Mastitis Symptoms and Treatment

What is mastitis?

Mastitis is an inflammation of the breast which can cause a collection of distinctive symptoms ranging from a sore, painful breast to flu-like symptoms. Mastitis is the body’s reaction to a build up of breast milk sitting in the breast (milk stasis). If the pressure of milk in the breast gets too high—when breasts are over full or engorged—it is thought that some of the components of breast milk leak into the surrounding breast tissue causing inflammation. Mastitis is a relatively common condition affecting breastfeeding women.

This article

This article looks at the symptoms and causes of breastfeeding related mastitis, and how to prevent and treat it.

Baby breastfeeding in cradle hold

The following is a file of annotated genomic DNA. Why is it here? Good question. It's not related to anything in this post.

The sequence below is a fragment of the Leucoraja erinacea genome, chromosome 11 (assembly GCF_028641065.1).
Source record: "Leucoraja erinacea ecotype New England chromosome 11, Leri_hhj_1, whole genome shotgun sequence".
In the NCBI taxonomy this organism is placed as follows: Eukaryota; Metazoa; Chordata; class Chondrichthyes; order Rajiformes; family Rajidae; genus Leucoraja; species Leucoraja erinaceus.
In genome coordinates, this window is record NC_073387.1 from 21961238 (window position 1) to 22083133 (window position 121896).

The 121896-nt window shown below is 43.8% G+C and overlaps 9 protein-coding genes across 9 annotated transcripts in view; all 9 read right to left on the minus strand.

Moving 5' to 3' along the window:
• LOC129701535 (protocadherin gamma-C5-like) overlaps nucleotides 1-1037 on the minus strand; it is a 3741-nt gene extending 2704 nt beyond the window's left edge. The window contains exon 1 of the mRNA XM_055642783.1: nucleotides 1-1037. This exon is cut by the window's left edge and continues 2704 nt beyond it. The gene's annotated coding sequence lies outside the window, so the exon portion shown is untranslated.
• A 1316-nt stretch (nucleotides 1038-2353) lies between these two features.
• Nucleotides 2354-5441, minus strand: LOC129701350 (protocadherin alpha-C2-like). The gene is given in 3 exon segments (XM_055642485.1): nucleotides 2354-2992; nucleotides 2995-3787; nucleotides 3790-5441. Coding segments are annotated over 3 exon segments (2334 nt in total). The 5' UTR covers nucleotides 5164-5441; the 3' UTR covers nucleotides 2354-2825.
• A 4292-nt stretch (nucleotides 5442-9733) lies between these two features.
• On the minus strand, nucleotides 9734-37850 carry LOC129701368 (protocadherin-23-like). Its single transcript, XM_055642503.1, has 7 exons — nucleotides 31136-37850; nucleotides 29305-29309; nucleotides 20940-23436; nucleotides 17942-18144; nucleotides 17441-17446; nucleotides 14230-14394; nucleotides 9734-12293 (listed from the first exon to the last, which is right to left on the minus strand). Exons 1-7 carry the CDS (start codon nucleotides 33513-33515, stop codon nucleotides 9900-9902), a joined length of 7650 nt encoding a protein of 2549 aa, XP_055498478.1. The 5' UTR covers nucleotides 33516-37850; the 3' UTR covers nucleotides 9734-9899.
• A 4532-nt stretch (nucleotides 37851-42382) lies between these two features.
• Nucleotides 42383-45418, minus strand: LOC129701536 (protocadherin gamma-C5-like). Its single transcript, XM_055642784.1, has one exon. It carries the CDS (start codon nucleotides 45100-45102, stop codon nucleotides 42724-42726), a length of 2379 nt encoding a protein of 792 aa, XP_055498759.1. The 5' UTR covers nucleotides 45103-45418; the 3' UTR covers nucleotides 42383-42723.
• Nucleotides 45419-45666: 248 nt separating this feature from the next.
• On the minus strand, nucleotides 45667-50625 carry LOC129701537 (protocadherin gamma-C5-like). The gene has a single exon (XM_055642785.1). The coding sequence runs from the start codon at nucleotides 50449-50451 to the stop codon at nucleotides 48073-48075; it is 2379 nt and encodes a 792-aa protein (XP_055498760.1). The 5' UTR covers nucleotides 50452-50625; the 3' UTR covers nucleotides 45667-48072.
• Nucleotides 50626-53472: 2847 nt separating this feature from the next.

At the first sign of engorgement—breastfeeding or expressing milk until the breast is comfortable again can help to avoid mastitis

Symptoms of mastitis

The symptoms of mastitis can include:

  • Soreness, pain, heat and swelling (inflammation) in the breast
  • A sore lump or tender spot inside the breast
  • Areas of red or pink skin on the surface of the breast, may include red streaks or lines. Colour changes seen on lighter skin tones during mastitis may not be visible on darker pigmented skin.
  • Flu-like symptoms such as feeling achey, shivery or run down, headache
  • Bacterial infection (may or may not be present)
  • Increased sodium levels in breast milk making it taste saltier
  • Usually affects one breast, rarely both breasts
  • Some mothers notice pumped breast milk can be lumpy or clumpy1

Bacterial infection